Instead, what if you were to present each figure as a micropublication?
You’d get that feedback immediately; micropublications are still peer reviewed. And the scientific community could help you craft your next experiment, or maybe revise your last one.
Nate summarizes the change this way:
“As you’re publishing things, you get this rush of community support. It might be a slightly different story arc than if you were doing it all by yourself, but each step along the way is going to be more robust and allow replications and ideas to help you. When you get to the end of that story you’re much more confident in that narrative arc than if you had done it all by yourself in a silo.”
But by breaking the figures out of the narrative arc of a journal article, micropublishing introduces some new challenges and opportunities.
“What that allows you to do is publish much more quickly,” Nate recognizes. “Which brings an interesting challenge: how do you pick up the pieces and allow people to tell stories with those pieces.”
That’s just one of the challenges Nate and his team are solving with their new micropublishing platform Flashpub.io.
Flashpub is “a micropublishing platform for rapidly sharing high quality, narrowly-scoped scientific reports.”
In the beginning, Flashpub will be narrowly focused on certain fields where rapid communication is intrinsically valuable. Clinical case studies fit that profile because they tend to be disease- and patient-focused, and rely on rapid dissemination.
Nate describes the product this way: “One of the most important things we’re doing is that we are really focused on wrapping each micropublication around a single, explicit, well-structured assertion.”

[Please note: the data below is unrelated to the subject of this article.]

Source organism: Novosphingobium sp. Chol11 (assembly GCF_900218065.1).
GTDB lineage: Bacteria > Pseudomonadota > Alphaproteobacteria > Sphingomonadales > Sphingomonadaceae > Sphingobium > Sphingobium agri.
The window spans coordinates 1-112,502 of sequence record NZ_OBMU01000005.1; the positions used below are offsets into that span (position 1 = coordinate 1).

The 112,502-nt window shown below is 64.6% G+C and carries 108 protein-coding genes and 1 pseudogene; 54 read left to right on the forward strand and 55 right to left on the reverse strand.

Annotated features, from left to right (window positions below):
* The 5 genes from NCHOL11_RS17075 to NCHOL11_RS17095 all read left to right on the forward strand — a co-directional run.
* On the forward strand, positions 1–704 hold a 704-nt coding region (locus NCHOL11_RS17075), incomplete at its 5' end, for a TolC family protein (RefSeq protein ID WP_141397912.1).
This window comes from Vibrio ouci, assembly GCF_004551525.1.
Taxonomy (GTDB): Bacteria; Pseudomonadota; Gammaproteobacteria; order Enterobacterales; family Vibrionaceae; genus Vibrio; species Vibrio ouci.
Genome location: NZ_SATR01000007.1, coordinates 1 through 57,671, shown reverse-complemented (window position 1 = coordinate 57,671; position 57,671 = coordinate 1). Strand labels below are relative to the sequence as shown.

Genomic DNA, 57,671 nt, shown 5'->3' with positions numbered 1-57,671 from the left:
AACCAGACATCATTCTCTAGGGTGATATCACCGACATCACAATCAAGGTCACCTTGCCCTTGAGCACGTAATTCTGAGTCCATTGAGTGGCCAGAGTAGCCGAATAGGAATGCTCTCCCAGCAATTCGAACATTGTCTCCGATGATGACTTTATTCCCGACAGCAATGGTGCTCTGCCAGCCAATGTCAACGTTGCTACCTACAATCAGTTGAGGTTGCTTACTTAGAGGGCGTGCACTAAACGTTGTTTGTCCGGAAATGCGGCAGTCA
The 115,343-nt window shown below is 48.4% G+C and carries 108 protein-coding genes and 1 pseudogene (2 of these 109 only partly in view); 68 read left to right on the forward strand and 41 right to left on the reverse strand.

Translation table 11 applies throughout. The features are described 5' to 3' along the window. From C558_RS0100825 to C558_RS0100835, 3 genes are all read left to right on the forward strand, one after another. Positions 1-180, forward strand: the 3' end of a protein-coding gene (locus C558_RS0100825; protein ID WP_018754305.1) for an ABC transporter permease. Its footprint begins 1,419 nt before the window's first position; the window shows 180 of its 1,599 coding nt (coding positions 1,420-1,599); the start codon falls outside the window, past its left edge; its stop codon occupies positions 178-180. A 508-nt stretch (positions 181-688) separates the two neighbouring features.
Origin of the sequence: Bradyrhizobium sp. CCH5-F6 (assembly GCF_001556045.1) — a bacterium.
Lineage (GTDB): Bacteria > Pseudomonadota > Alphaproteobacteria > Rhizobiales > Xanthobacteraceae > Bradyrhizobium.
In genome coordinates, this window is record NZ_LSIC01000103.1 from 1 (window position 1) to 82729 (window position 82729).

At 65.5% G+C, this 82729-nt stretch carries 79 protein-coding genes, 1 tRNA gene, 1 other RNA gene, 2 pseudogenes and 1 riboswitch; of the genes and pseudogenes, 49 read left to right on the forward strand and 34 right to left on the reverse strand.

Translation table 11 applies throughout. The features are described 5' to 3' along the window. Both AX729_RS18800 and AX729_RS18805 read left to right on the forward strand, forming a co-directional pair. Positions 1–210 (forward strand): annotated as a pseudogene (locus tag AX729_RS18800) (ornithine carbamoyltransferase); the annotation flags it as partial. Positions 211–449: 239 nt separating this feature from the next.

“So for the case-studies, you’re publishing a diagnosis of a particular disease. Or if it’s a treatment, you’re connecting a disease with a particular treatment. Was it successful or not in treating the disease?”
Those bite-sized findings can then be categorized and pulled together into more robust conclusions. “We’re helping the researcher express themselves in very clear and explicit ways so that the content can then be linked together automatically.”
It’s an exciting time to be an open-science advocate, and Nate imagines a future where micropublications enable an entirely new level of collaboration.
“One of the things that weighs on me is that we’re trying to tell more and more complex stories and accomplish bigger and bigger things in science. We’re moving toward a period where we really need to be collaborating and we really need to be reproducing each other’s work. Part of that is getting things out there quickly, making sure people can replicate it, and trying to tell this story together.”
For this week’s ethanol, we cope with the cold weather by cracking open a Chocolate Hazelnut Porter from Heretic Brewing Company. It seems to be destined for sipping on a cool fall evening, so we managed to save it for just such an occasion.